By Michelle Kaplan
When you hear Capathia Jenkins’s powerful voice over the music written and played by musician Louis Rosen, it is difficult to be anything but inspired. This duo has been playing together for years, and they have a chemistry that’s easy to see in their performances. The two are fascinating to talk to and I found myself hanging on every word that they said as the interviews went on.
Both Louis and Capathia felt a love for music at a very young age. “From the moment I could talk I’ve been singing…like with the hairbrush in the bathroom in the mirror,” says the performing artist “I love music.” Capathia’s third grade teacher noticed that she was especially talented for her age, and told her mother that she should nurture her gift. From then on, Capathia was singing all the time, training, and performing in church and for her family.
Rosen had a similar love for music when he was very young: his dad loved to listen to music, so he was constantly surrounded by it. The first instrument he learned to play was the drums. “My parents actually supported that, which meant of course my mother would need to barricade herself in the den as I blasted the stereo and played along to my favorite records,” Rosen explains. At sixteen, he taught himself guitar and piano followed soon after. He became very serious about music and wanted to pursue it as a career. He studied music throughout his higher education, including receiving a Master’s degree from NYU.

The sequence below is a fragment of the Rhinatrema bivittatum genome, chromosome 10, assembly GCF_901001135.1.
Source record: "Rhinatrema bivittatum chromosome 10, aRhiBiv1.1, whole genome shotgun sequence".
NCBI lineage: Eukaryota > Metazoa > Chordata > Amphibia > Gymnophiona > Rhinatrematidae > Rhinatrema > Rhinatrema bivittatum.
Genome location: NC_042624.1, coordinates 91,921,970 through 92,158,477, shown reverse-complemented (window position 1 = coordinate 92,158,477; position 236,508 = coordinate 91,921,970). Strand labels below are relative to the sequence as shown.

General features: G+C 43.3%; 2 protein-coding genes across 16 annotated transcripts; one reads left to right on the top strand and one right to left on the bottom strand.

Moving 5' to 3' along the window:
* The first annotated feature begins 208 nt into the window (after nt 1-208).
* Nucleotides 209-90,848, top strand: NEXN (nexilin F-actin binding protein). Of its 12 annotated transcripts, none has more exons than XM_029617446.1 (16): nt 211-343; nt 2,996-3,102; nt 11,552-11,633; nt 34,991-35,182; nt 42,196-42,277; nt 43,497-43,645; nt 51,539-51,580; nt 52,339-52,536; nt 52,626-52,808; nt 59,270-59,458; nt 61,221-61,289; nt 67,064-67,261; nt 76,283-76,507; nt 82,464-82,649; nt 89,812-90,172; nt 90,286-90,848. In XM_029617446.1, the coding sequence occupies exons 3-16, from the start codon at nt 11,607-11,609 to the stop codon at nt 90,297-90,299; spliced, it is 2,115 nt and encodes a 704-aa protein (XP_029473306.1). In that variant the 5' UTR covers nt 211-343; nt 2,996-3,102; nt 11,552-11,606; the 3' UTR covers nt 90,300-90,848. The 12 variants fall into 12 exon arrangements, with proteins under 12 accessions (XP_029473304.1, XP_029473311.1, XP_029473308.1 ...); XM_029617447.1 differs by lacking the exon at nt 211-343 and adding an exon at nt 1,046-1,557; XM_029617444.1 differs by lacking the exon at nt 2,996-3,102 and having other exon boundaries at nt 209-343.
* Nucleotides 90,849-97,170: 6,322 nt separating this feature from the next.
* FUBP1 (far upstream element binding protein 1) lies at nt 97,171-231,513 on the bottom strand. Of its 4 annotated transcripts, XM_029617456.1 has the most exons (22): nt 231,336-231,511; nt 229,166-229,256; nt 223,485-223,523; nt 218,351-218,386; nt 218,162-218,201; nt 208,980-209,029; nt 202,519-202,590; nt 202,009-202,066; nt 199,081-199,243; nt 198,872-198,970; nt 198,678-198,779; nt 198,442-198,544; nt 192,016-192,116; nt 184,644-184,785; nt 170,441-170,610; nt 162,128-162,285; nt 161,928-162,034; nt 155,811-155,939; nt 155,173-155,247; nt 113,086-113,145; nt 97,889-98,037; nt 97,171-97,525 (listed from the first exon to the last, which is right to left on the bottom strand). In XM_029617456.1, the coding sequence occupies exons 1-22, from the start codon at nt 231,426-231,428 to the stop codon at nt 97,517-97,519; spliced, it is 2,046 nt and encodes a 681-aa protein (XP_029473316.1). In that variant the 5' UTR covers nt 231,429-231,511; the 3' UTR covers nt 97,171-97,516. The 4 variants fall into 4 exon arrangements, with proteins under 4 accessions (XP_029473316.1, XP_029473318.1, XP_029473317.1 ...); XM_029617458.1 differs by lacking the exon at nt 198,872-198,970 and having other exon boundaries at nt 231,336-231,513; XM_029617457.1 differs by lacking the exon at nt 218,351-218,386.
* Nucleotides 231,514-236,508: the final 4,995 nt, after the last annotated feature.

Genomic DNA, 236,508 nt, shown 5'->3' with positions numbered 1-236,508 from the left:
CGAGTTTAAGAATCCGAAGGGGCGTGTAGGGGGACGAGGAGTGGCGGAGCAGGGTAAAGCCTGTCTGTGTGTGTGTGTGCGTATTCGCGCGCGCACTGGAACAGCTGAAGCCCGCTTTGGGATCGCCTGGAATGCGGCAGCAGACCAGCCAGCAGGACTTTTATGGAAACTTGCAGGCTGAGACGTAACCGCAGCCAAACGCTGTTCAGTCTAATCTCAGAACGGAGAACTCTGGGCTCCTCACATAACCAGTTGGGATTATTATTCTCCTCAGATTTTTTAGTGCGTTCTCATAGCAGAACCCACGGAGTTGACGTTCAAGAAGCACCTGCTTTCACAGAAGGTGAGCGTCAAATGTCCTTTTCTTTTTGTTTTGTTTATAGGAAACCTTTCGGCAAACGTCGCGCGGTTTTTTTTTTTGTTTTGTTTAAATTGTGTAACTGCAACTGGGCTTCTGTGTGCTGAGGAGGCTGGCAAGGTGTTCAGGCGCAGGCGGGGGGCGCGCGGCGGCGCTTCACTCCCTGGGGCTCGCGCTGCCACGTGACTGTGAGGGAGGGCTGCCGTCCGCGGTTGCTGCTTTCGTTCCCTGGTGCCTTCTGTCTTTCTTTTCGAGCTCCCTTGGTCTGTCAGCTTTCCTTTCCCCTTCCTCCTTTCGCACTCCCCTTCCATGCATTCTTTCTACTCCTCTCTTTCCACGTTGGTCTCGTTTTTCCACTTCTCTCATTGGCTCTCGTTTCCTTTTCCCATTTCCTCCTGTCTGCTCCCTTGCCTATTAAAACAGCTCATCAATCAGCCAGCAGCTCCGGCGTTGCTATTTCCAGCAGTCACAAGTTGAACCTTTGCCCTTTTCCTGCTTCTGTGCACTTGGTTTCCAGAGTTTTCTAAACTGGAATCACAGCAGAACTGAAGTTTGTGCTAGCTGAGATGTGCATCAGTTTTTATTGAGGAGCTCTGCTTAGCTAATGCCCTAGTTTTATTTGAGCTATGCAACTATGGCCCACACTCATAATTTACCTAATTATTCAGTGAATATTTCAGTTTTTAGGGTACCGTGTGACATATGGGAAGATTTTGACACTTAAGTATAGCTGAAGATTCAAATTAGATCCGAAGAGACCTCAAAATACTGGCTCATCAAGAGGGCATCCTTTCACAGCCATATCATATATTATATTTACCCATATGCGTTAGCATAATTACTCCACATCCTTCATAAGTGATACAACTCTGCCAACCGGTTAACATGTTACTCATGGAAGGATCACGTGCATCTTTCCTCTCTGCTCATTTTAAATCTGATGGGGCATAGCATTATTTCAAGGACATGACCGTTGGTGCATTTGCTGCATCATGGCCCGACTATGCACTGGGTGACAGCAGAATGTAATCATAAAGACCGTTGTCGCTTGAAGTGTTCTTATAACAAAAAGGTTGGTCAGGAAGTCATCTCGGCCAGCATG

Although Louis and Capathia spend a lot of time working together, they both have successful careers as solo artists. Capathia has been in Broadway shows such as Caroline, or Change, The Civil War, and Martin Short: Fame Becomes Me (to name a few). She has also performed in off-Broadway shows, regional theatre, and television. Capathia still remembers her first time on a Broadway stage as one of her favorite career highlights. “I can remember it clearly because my first show was The Civil War. The first day we get into the theatre and the cast sits in the house. We were all filing up onto the stage. I turned around and looked up and tears streamed to my eyes. ‘Oh my g-d it’s really happening I’m going to stand on a Broadway stage and sing!’”
Louis has written scores for many plays performed all over the United States, including at The Shakespeare Theaters, Lincoln Center, and more. He has received significant amounts of recognition in his field, including the Gilman & Gonzalez-Falla Musical Theater Award, several ASCAP awards, a 2005-2006 Guggenheim Foundation Fellowship in Music Composition, and more. He mostly wrote scores and worked for theatre, until he realized something changed. “I always considered that work my work in that I put myself into it, but ultimately the goal was to realize someone else’s vision, the vision of a director. It shifted a dozen years ago when I started writing songs, and that lead me to Capathia.”
Capathia and Louis met each other through a mutual friend who is a conductor. Louis recalls, “We met a few times but she never really sang full-out when we’d rehearse. Then we went into the studio and she sang Lullaby for a Black Mother. For me it was one of those momentsmy mouth dropped a littlewow. Since then, the two have been inseparable. They have recorded three albums together, including South Side Stories, One Ounce of Truth, and The Ache of Possibility. They made their debut performance in 2005 at The Public Theatre’s Joe’s Pub. The shows, which showcased songs written with the poetry of Maya Angelou, were sold out. Since then, the duo has toured the United States and even some parts of the rest of the world, including a trip to Zimbabweanother career highlight for Capathia.